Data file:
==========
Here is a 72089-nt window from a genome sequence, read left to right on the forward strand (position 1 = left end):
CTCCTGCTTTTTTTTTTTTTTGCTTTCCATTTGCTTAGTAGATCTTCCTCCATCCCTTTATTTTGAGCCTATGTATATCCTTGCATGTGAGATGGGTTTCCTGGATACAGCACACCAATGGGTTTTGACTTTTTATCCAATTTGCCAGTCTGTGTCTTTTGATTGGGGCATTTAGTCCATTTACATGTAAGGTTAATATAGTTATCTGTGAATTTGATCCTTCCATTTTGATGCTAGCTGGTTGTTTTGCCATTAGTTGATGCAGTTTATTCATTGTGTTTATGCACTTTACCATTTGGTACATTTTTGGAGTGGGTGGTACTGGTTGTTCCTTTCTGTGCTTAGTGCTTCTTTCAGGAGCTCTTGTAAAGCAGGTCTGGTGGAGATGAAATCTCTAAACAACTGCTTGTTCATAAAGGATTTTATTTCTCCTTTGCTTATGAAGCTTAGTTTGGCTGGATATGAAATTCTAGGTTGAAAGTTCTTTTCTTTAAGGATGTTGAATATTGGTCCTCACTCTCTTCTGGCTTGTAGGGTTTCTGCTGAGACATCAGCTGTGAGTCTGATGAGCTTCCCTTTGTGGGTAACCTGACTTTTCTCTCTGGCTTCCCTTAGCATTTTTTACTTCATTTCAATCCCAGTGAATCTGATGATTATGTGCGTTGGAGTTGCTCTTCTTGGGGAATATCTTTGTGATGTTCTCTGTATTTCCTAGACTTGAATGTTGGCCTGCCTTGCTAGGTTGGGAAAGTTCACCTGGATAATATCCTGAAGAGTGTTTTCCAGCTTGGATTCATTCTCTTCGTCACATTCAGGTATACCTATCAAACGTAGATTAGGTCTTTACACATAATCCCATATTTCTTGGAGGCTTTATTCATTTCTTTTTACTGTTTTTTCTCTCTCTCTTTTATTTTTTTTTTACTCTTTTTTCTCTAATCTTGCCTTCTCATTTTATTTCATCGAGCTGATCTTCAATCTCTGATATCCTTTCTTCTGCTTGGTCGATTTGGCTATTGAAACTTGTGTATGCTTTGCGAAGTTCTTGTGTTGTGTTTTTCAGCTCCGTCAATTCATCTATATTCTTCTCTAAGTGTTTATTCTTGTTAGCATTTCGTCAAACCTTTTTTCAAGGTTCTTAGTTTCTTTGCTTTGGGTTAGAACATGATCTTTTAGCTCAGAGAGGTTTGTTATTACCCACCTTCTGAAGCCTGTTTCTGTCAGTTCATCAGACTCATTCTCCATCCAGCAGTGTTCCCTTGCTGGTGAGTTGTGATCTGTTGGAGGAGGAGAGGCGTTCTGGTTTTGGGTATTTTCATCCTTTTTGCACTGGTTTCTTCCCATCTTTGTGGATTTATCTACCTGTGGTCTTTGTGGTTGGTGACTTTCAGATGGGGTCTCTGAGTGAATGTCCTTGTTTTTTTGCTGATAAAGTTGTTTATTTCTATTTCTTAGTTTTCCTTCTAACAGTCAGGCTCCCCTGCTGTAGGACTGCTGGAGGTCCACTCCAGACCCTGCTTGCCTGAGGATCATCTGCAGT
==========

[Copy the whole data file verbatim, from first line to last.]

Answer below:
Here is a 72089-nt window from a genome sequence, read left to right on the forward strand (position 1 = left end):
CTCCTGCTTTTTTTTTTTTTTGCTTTCCATTTGCTTAGTAGATCTTCCTCCATCCCTTTATTTTGAGCCTATGTATATCCTTGCATGTGAGATGGGTTTCCTGGATACAGCACACCAATGGGTTTTGACTTTTTATCCAATTTGCCAGTCTGTGTCTTTTGATTGGGGCATTTAGTCCATTTACATGTAAGGTTAATATAGTTATCTGTGAATTTGATCCTTCCATTTTGATGCTAGCTGGTTGTTTTGCCATTAGTTGATGCAGTTTATTCATTGTGTTTATGCACTTTACCATTTGGTACATTTTTGGAGTGGGTGGTACTGGTTGTTCCTTTCTGTGCTTAGTGCTTCTTTCAGGAGCTCTTGTAAAGCAGGTCTGGTGGAGATGAAATCTCTAAACAACTGCTTGTTCATAAAGGATTTTATTTCTCCTTTGCTTATGAAGCTTAGTTTGGCTGGATATGAAATTCTAGGTTGAAAGTTCTTTTCTTTAAGGATGTTGAATATTGGTCCTCACTCTCTTCTGGCTTGTAGGGTTTCTGCTGAGACATCAGCTGTGAGTCTGATGAGCTTCCCTTTGTGGGTAACCTGACTTTTCTCTCTGGCTTCCCTTAGCATTTTTTACTTCATTTCAATCCCAGTGAATCTGATGATTATGTGCGTTGGAGTTGCTCTTCTTGGGGAATATCTTTGTGATGTTCTCTGTATTTCCTAGACTTGAATGTTGGCCTGCCTTGCTAGGTTGGGAAAGTTCACCTGGATAATATCCTGAAGAGTGTTTTCCAGCTTGGATTCATTCTCTTCGTCACATTCAGGTATACCTATCAAACGTAGATTAGGTCTTTACACATAATCCCATATTTCTTGGAGGCTTTATTCATTTCTTTTTACTGTTTTTTCTCTCTCTCTTTTATTTTTTTTTTACTCTTTTTTCTCTAATCTTGCCTTCTCATTTTATTTCATCGAGCTGATCTTCAATCTCTGATATCCTTTCTTCTGCTTGGTCGATTTGGCTATTGAAACTTGTGTATGCTTTGCGAAGTTCTTGTGTTGTGTTTTTCAGCTCCGTCAATTCATCTATATTCTTCTCTAAGTGTTTATTCTTGTTAGCATTTCGTCAAACCTTTTTTCAAGGTTCTTAGTTTCTTTGCTTTGGGTTAGAACATGATCTTTTAGCTCAGAGAGGTTTGTTATTACCCACCTTCTGAAGCCTGTTTCTGTCAGTTCATCAGACTCATTCTCCATCCAGCAGTGTTCCCTTGCTGGTGAGTTGTGATCTGTTGGAGGAGGAGAGGCGTTCTGGTTTTGGGTATTTTCATCCTTTTTGCACTGGTTTCTTCCCATCTTTGTGGATTTATCTACCTGTGGTCTTTGTGGTTGGTGACTTTCAGATGGGGTCTCTGAGTGAATGTCCTTGTTTTTTTGCTGATAAAGTTGTTTATTTCTATTTCTTAGTTTTCCTTCTAACAGTCAGGCTCCCCTGCTGTAGGACTGCTGGAGGTCCACTCCAGACCCTGCTTGCCTGAGGATCATCTGCAGT